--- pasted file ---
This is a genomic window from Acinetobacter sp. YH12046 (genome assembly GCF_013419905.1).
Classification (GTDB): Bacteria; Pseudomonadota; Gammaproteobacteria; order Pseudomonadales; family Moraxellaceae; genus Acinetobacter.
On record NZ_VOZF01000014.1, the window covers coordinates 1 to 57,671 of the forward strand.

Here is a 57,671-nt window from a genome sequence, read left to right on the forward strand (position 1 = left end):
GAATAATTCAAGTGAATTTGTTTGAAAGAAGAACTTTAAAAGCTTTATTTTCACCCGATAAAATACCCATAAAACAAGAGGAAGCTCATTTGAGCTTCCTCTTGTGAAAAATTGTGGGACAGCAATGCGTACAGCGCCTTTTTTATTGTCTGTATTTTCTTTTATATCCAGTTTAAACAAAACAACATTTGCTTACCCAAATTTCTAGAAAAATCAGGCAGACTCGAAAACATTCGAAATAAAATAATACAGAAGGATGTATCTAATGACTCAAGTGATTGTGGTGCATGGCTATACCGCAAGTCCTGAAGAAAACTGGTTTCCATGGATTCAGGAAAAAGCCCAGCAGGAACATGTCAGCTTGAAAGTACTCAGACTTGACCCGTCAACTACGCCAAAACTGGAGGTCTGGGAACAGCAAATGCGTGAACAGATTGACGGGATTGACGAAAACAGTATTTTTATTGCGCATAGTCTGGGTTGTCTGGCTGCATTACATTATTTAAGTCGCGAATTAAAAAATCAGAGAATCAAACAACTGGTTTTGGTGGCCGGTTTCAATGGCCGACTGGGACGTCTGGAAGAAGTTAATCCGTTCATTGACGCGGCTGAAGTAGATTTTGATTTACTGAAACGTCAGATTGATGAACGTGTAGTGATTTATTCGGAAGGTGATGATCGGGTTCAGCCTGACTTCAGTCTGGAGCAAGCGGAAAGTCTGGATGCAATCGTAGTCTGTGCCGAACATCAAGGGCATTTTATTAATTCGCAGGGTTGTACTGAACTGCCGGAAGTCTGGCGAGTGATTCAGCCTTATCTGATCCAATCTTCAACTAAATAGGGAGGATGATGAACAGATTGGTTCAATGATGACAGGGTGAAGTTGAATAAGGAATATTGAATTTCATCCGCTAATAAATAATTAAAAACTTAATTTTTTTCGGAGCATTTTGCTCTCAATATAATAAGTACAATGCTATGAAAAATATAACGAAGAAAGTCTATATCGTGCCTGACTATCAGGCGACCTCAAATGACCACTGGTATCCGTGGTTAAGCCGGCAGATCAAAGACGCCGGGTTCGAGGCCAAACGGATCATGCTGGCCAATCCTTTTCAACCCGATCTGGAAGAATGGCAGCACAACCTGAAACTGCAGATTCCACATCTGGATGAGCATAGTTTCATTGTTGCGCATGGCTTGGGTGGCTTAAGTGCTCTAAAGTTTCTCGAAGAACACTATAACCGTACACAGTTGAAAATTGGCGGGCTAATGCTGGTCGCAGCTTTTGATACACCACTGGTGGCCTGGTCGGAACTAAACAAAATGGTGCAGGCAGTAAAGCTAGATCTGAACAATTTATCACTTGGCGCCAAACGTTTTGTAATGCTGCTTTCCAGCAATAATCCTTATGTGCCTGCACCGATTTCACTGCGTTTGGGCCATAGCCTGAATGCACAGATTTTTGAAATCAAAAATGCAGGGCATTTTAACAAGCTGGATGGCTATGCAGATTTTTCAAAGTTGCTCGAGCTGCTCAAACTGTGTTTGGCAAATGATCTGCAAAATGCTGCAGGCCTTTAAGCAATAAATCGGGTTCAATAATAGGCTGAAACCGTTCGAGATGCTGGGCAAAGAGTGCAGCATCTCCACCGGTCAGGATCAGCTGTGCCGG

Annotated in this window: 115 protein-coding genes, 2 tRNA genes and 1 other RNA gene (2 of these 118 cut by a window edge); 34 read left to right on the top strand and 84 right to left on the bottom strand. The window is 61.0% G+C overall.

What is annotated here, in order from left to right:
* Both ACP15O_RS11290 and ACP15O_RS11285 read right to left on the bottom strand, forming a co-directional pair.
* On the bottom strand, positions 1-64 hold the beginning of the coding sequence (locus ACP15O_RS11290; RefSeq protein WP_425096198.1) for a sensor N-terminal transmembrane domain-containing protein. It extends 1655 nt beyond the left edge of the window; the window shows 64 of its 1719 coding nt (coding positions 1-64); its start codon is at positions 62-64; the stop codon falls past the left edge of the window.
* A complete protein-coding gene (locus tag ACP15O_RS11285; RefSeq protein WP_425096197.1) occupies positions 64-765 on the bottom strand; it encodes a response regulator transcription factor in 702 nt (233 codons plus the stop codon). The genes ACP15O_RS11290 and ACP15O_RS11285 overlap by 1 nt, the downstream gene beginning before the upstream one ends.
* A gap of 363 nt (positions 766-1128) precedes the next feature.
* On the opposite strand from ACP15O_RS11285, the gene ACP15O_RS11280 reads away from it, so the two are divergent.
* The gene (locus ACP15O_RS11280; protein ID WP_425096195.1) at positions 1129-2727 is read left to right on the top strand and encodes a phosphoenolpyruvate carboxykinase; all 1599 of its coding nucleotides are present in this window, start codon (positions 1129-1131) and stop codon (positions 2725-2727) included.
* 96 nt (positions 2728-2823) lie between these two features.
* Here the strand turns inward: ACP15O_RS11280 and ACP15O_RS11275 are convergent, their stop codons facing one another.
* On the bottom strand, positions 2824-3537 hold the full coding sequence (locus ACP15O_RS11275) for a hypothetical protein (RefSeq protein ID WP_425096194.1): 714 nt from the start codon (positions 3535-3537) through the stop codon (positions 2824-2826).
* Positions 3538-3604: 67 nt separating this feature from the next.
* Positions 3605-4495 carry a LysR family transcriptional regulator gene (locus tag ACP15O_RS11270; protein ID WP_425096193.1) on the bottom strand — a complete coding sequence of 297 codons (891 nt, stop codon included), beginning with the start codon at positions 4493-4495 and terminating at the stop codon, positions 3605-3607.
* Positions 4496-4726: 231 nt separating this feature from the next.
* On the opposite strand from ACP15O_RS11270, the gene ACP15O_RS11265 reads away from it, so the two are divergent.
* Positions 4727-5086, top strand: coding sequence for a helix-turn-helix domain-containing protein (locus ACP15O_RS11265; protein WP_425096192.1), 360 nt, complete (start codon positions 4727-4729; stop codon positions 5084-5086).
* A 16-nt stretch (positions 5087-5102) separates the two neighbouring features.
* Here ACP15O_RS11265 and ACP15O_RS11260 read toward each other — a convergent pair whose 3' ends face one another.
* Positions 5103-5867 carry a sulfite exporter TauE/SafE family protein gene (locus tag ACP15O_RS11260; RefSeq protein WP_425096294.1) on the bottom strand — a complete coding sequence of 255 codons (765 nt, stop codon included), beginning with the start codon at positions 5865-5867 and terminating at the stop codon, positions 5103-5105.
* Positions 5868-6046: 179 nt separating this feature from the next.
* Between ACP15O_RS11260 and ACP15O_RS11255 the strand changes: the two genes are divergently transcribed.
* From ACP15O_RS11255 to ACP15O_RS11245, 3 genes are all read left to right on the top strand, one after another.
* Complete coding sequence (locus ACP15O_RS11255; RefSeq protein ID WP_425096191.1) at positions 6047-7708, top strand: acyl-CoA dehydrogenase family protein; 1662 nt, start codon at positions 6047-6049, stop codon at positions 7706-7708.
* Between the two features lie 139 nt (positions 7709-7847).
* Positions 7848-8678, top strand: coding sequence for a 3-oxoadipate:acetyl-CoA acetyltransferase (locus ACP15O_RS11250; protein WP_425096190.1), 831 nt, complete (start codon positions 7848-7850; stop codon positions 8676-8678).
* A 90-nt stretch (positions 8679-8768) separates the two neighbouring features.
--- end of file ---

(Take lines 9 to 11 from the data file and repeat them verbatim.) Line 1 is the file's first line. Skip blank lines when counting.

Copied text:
* On the bottom strand, positions 1-64 hold the beginning of the coding sequence (locus ACP15O_RS11290; RefSeq protein WP_425096198.1) for a sensor N-terminal transmembrane domain-containing protein. It extends 1655 nt beyond the left edge of the window; the window shows 64 of its 1719 coding nt (coding positions 1-64); its start codon is at positions 62-64; the stop codon falls past the left edge of the window.
* A complete protein-coding gene (locus tag ACP15O_RS11285; RefSeq protein WP_425096197.1) occupies positions 64-765 on the bottom strand; it encodes a response regulator transcription factor in 702 nt (233 codons plus the stop codon). The genes ACP15O_RS11290 and ACP15O_RS11285 overlap by 1 nt, the downstream gene beginning before the upstream one ends.
* A gap of 363 nt (positions 766-1128) precedes the next feature.